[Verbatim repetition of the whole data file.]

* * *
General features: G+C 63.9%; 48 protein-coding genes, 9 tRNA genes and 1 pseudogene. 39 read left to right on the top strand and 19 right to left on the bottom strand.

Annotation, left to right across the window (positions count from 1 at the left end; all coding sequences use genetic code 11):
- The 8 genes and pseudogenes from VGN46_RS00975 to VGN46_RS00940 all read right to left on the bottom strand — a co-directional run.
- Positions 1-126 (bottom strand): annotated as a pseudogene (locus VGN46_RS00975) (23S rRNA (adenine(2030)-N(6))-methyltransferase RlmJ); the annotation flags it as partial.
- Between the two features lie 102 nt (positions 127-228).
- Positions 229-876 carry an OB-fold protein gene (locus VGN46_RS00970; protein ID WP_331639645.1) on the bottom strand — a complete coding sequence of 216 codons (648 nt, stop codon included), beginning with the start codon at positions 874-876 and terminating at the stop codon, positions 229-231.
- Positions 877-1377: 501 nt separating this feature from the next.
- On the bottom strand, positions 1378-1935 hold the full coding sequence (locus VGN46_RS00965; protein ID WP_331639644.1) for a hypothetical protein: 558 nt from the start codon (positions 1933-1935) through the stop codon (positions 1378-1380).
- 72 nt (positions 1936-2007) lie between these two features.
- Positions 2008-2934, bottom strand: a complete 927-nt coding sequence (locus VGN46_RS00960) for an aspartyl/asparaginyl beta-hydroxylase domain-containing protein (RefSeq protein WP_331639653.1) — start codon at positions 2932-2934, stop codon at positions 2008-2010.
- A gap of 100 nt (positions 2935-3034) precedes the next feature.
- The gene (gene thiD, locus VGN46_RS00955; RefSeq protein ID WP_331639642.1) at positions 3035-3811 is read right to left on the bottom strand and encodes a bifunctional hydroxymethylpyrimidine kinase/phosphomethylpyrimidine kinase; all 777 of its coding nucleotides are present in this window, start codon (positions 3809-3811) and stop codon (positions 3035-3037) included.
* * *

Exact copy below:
General features: G+C 63.9%; 48 protein-coding genes, 9 tRNA genes and 1 pseudogene. 39 read left to right on the top strand and 19 right to left on the bottom strand.

Annotation, left to right across the window (positions count from 1 at the left end; all coding sequences use genetic code 11):
- The 8 genes and pseudogenes from VGN46_RS00975 to VGN46_RS00940 all read right to left on the bottom strand — a co-directional run.
- Positions 1-126 (bottom strand): annotated as a pseudogene (locus VGN46_RS00975) (23S rRNA (adenine(2030)-N(6))-methyltransferase RlmJ); the annotation flags it as partial.
- Between the two features lie 102 nt (positions 127-228).
- Positions 229-876 carry an OB-fold protein gene (locus VGN46_RS00970; protein ID WP_331639645.1) on the bottom strand — a complete coding sequence of 216 codons (648 nt, stop codon included), beginning with the start codon at positions 874-876 and terminating at the stop codon, positions 229-231.
- Positions 877-1377: 501 nt separating this feature from the next.
- On the bottom strand, positions 1378-1935 hold the full coding sequence (locus VGN46_RS00965; protein ID WP_331639644.1) for a hypothetical protein: 558 nt from the start codon (positions 1933-1935) through the stop codon (positions 1378-1380).
- 72 nt (positions 1936-2007) lie between these two features.
- Positions 2008-2934, bottom strand: a complete 927-nt coding sequence (locus VGN46_RS00960) for an aspartyl/asparaginyl beta-hydroxylase domain-containing protein (RefSeq protein WP_331639653.1) — start codon at positions 2932-2934, stop codon at positions 2008-2010.
- A gap of 100 nt (positions 2935-3034) precedes the next feature.
- The gene (gene thiD, locus VGN46_RS00955; RefSeq protein ID WP_331639642.1) at positions 3035-3811 is read right to left on the bottom strand and encodes a bifunctional hydroxymethylpyrimidine kinase/phosphomethylpyrimidine kinase; all 777 of its coding nucleotides are present in this window, start codon (positions 3809-3811) and stop codon (positions 3035-3037) included.